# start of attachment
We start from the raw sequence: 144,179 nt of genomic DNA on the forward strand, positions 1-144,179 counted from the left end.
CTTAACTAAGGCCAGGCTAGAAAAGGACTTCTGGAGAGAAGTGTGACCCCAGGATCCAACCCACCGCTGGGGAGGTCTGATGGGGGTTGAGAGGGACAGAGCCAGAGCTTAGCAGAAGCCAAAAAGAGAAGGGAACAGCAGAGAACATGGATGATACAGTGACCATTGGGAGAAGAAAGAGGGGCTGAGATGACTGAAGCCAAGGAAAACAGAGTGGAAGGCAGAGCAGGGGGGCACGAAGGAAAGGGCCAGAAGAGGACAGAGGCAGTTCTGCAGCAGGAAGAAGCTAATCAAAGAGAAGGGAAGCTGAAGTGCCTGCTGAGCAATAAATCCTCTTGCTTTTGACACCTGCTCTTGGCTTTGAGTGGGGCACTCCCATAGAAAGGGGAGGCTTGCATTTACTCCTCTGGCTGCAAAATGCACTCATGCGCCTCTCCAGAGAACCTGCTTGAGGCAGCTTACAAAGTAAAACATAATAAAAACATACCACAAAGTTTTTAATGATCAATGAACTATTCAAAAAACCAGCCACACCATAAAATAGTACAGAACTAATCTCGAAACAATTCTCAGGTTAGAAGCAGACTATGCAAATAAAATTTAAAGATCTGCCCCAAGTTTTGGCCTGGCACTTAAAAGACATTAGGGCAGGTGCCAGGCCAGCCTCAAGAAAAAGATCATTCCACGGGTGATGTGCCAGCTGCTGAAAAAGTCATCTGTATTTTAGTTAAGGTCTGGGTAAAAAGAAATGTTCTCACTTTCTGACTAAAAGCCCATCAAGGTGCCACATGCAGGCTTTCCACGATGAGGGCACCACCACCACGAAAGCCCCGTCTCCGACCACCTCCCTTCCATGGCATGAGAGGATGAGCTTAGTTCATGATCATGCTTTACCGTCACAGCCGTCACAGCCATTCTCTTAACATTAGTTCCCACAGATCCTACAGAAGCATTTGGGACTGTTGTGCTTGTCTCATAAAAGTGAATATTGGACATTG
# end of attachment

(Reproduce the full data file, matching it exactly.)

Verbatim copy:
We start from the raw sequence: 144,179 nt of genomic DNA on the forward strand, positions 1-144,179 counted from the left end.
CTTAACTAAGGCCAGGCTAGAAAAGGACTTCTGGAGAGAAGTGTGACCCCAGGATCCAACCCACCGCTGGGGAGGTCTGATGGGGGTTGAGAGGGACAGAGCCAGAGCTTAGCAGAAGCCAAAAAGAGAAGGGAACAGCAGAGAACATGGATGATACAGTGACCATTGGGAGAAGAAAGAGGGGCTGAGATGACTGAAGCCAAGGAAAACAGAGTGGAAGGCAGAGCAGGGGGGCACGAAGGAAAGGGCCAGAAGAGGACAGAGGCAGTTCTGCAGCAGGAAGAAGCTAATCAAAGAGAAGGGAAGCTGAAGTGCCTGCTGAGCAATAAATCCTCTTGCTTTTGACACCTGCTCTTGGCTTTGAGTGGGGCACTCCCATAGAAAGGGGAGGCTTGCATTTACTCCTCTGGCTGCAAAATGCACTCATGCGCCTCTCCAGAGAACCTGCTTGAGGCAGCTTACAAAGTAAAACATAATAAAAACATACCACAAAGTTTTTAATGATCAATGAACTATTCAAAAAACCAGCCACACCATAAAATAGTACAGAACTAATCTCGAAACAATTCTCAGGTTAGAAGCAGACTATGCAAATAAAATTTAAAGATCTGCCCCAAGTTTTGGCCTGGCACTTAAAAGACATTAGGGCAGGTGCCAGGCCAGCCTCAAGAAAAAGATCATTCCACGGGTGATGTGCCAGCTGCTGAAAAAGTCATCTGTATTTTAGTTAAGGTCTGGGTAAAAAGAAATGTTCTCACTTTCTGACTAAAAGCCCATCAAGGTGCCACATGCAGGCTTTCCACGATGAGGGCACCACCACCACGAAAGCCCCGTCTCCGACCACCTCCCTTCCATGGCATGAGAGGATGAGCTTAGTTCATGATCATGCTTTACCGTCACAGCCGTCACAGCCATTCTCTTAACATTAGTTCCCACAGATCCTACAGAAGCATTTGGGACTGTTGTGCTTGTCTCATAAAAGTGAATATTGGACATTG